What is a learning disability? Information for carers

What is a learning disability?
The government states that a learning disability is a “significant impairment of intelligence
and social functioning acquired before adulthood”.
This means that people with a learning disability will have difficulty with:
• Difficulties with learning new things, remembering, understanding and problem solving.
• Difficulties with communicating, looking after themselves, daily living skills such as
cooking and cleaning, telling the time and managing money.
Acquired before adulthood means
• Some people are born with a learning disability, (this may be genetic or can be caused
during pregnancy or birth).
• Other people’s learning disability is caused by illness or an accident during childhood.
• Sometimes there is no known cause.
At least two in every hundred people will have a learning disability.

See Also: Benefit of disability in work place

What a learning disability is not
• It is not an illness – it is a lifelong condition, which means that people will always have
some difficulty with learning. However, there is a lot that can be done to help people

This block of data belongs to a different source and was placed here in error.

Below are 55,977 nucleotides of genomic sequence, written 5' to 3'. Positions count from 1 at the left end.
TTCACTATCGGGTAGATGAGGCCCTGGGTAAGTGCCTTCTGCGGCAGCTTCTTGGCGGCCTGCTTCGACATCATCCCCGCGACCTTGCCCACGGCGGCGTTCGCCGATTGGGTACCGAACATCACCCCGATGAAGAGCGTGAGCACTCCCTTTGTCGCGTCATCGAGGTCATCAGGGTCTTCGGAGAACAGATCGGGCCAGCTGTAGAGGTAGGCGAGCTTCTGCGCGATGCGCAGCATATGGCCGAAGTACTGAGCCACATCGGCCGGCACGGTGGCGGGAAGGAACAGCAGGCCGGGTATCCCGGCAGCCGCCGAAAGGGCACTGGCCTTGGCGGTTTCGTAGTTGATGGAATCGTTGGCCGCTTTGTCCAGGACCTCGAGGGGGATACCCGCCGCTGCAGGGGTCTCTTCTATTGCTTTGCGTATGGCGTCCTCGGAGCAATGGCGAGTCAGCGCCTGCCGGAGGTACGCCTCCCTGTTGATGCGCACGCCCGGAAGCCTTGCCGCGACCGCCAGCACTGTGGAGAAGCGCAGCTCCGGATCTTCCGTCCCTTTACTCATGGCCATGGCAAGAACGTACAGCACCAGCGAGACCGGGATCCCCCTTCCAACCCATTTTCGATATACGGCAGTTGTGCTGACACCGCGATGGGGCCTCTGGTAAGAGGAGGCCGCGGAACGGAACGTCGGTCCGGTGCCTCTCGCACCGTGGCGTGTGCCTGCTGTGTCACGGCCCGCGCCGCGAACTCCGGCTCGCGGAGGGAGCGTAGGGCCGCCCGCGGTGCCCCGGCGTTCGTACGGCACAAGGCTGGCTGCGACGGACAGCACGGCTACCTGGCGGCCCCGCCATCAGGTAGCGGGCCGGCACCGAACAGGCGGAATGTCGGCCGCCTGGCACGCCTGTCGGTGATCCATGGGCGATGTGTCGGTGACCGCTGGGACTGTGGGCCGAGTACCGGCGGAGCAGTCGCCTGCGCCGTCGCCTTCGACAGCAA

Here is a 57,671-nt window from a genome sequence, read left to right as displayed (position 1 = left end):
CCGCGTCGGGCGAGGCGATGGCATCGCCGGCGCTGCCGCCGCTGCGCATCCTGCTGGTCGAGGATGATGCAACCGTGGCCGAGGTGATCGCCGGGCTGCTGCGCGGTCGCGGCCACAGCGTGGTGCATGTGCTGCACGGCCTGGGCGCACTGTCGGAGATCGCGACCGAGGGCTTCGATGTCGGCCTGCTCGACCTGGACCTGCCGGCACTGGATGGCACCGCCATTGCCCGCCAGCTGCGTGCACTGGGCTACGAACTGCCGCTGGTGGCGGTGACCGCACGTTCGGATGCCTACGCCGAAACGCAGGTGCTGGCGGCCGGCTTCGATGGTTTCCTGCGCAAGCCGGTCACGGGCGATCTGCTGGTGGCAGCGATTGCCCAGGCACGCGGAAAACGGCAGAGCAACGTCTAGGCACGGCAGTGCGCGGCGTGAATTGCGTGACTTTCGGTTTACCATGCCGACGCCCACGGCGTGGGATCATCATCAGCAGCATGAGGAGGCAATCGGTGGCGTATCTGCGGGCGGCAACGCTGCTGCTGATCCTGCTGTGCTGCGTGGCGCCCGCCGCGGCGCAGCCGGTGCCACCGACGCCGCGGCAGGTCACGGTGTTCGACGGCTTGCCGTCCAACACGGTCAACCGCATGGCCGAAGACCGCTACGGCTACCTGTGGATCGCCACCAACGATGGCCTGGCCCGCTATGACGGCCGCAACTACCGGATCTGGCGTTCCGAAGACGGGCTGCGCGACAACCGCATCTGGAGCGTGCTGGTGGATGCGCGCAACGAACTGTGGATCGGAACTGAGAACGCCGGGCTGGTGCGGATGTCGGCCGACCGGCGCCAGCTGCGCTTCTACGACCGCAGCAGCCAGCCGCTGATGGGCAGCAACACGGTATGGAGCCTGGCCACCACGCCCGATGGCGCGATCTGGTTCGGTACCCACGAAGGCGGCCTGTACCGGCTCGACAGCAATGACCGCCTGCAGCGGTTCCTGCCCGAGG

learn new skills and develop.
• It is not a mental health problem although some people with a learning disability can
develop mental health problems. People with a learning disability are more likely to
develop mental health problems.
• It is not a specific “learning difficulty” (like dyslexia) which affects a specific area of
learning. School reports might say a learning difficulty but this is not the same as what
is meant by learning disability.
• It is not autism – some people with a learning disability might have autism as well, but
it is not the same thing.

Levels of learning disability
Mild – might have problems in some areas but manage ok in other
areas and need support some of the time.
Moderate – might have problems in more areas and need support a
lot of the time.
Severe/profound – might have problems in more areas and need
support most of the time. This includes people with profound and multiple learning

Why do people often not know they have a mild learning disability?
Some people might have had great difficulty at school, struggle to get a job and cope with
life without the help they need. This may be because their families have helped them, they may feel embarrassed or ashamed and this stops them from getting the help they need.
Courtesy of NTW

News Reporter

Leave a Reply

Your email address will not be published. Required fields are marked *

This site uses Akismet to reduce spam. Learn how your comment data is processed.

Skip to toolbar